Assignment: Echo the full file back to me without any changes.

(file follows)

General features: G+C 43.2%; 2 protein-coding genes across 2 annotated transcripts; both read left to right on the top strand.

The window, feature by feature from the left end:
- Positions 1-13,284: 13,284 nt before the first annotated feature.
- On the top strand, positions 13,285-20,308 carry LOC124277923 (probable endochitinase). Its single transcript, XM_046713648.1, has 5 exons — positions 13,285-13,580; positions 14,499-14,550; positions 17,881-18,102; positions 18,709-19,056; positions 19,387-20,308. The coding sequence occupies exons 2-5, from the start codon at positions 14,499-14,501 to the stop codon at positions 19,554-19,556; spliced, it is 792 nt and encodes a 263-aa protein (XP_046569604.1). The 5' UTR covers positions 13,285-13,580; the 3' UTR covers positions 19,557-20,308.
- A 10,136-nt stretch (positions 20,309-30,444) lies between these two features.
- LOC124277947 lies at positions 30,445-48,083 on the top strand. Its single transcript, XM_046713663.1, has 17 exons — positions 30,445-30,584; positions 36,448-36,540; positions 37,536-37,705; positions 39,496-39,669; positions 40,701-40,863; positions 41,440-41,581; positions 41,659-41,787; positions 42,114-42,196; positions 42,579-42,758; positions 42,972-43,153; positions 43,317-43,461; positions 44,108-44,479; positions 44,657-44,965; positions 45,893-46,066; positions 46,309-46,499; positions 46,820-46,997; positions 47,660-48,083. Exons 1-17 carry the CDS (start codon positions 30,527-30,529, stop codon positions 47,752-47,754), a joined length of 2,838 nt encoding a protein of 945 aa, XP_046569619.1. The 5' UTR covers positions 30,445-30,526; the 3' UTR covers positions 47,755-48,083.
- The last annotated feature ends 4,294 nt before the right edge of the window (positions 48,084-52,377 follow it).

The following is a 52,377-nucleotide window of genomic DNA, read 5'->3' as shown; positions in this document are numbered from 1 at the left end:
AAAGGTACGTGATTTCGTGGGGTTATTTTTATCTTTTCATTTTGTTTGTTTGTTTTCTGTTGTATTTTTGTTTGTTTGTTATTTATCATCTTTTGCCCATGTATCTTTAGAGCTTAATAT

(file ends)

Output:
General features: G+C 43.2%; 2 protein-coding genes across 2 annotated transcripts; both read left to right on the top strand.

The window, feature by feature from the left end:
- Positions 1-13,284: 13,284 nt before the first annotated feature.
- On the top strand, positions 13,285-20,308 carry LOC124277923 (probable endochitinase). Its single transcript, XM_046713648.1, has 5 exons — positions 13,285-13,580; positions 14,499-14,550; positions 17,881-18,102; positions 18,709-19,056; positions 19,387-20,308. The coding sequence occupies exons 2-5, from the start codon at positions 14,499-14,501 to the stop codon at positions 19,554-19,556; spliced, it is 792 nt and encodes a 263-aa protein (XP_046569604.1). The 5' UTR covers positions 13,285-13,580; the 3' UTR covers positions 19,557-20,308.
- A 10,136-nt stretch (positions 20,309-30,444) lies between these two features.
- LOC124277947 lies at positions 30,445-48,083 on the top strand. Its single transcript, XM_046713663.1, has 17 exons — positions 30,445-30,584; positions 36,448-36,540; positions 37,536-37,705; positions 39,496-39,669; positions 40,701-40,863; positions 41,440-41,581; positions 41,659-41,787; positions 42,114-42,196; positions 42,579-42,758; positions 42,972-43,153; positions 43,317-43,461; positions 44,108-44,479; positions 44,657-44,965; positions 45,893-46,066; positions 46,309-46,499; positions 46,820-46,997; positions 47,660-48,083. Exons 1-17 carry the CDS (start codon positions 30,527-30,529, stop codon positions 47,752-47,754), a joined length of 2,838 nt encoding a protein of 945 aa, XP_046569619.1. The 5' UTR covers positions 30,445-30,526; the 3' UTR covers positions 47,755-48,083.
- The last annotated feature ends 4,294 nt before the right edge of the window (positions 48,084-52,377 follow it).

The following is a 52,377-nucleotide window of genomic DNA, read 5'->3' as shown; positions in this document are numbered from 1 at the left end:
AAAGGTACGTGATTTCGTGGGGTTATTTTTATCTTTTCATTTTGTTTGTTTGTTTTCTGTTGTATTTTTGTTTGTTTGTTATTTATCATCTTTTGCCCATGTATCTTTAGAGCTTAATAT